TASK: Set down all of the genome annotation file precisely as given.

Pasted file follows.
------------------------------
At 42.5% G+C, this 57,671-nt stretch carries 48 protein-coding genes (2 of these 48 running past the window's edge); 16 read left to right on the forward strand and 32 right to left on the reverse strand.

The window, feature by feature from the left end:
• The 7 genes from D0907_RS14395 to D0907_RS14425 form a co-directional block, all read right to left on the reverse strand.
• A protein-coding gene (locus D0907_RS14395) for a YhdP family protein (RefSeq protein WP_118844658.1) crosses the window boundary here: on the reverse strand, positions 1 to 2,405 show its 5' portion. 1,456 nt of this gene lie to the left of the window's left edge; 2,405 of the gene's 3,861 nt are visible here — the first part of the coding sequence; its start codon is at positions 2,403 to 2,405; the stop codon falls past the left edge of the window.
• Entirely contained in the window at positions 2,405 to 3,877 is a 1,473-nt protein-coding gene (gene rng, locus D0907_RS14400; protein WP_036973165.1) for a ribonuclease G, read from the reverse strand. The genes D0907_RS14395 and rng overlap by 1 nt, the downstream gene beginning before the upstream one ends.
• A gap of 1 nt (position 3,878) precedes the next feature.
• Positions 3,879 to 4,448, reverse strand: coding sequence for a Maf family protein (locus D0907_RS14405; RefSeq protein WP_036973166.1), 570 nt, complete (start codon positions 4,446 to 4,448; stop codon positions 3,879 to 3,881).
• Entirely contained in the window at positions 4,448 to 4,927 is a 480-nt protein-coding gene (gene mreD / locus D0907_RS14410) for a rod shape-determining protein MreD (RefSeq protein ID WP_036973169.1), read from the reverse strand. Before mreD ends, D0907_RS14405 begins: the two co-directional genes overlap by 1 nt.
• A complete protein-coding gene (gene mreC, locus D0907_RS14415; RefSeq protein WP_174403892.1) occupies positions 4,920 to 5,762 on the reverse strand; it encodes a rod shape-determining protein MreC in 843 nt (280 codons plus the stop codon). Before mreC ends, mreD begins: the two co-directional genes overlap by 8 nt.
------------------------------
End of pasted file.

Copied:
At 42.5% G+C, this 57,671-nt stretch carries 48 protein-coding genes (2 of these 48 running past the window's edge); 16 read left to right on the forward strand and 32 right to left on the reverse strand.

The window, feature by feature from the left end:
• The 7 genes from D0907_RS14395 to D0907_RS14425 form a co-directional block, all read right to left on the reverse strand.
• A protein-coding gene (locus D0907_RS14395) for a YhdP family protein (RefSeq protein WP_118844658.1) crosses the window boundary here: on the reverse strand, positions 1 to 2,405 show its 5' portion. 1,456 nt of this gene lie to the left of the window's left edge; 2,405 of the gene's 3,861 nt are visible here — the first part of the coding sequence; its start codon is at positions 2,403 to 2,405; the stop codon falls past the left edge of the window.
• Entirely contained in the window at positions 2,405 to 3,877 is a 1,473-nt protein-coding gene (gene rng, locus D0907_RS14400; protein WP_036973165.1) for a ribonuclease G, read from the reverse strand. The genes D0907_RS14395 and rng overlap by 1 nt, the downstream gene beginning before the upstream one ends.
• A gap of 1 nt (position 3,878) precedes the next feature.
• Positions 3,879 to 4,448, reverse strand: coding sequence for a Maf family protein (locus D0907_RS14405; RefSeq protein WP_036973166.1), 570 nt, complete (start codon positions 4,446 to 4,448; stop codon positions 3,879 to 3,881).
• Entirely contained in the window at positions 4,448 to 4,927 is a 480-nt protein-coding gene (gene mreD / locus D0907_RS14410) for a rod shape-determining protein MreD (RefSeq protein ID WP_036973169.1), read from the reverse strand. Before mreD ends, D0907_RS14405 begins: the two co-directional genes overlap by 1 nt.
• A complete protein-coding gene (gene mreC, locus D0907_RS14415; RefSeq protein WP_174403892.1) occupies positions 4,920 to 5,762 on the reverse strand; it encodes a rod shape-determining protein MreC in 843 nt (280 codons plus the stop codon). Before mreC ends, mreD begins: the two co-directional genes overlap by 8 nt.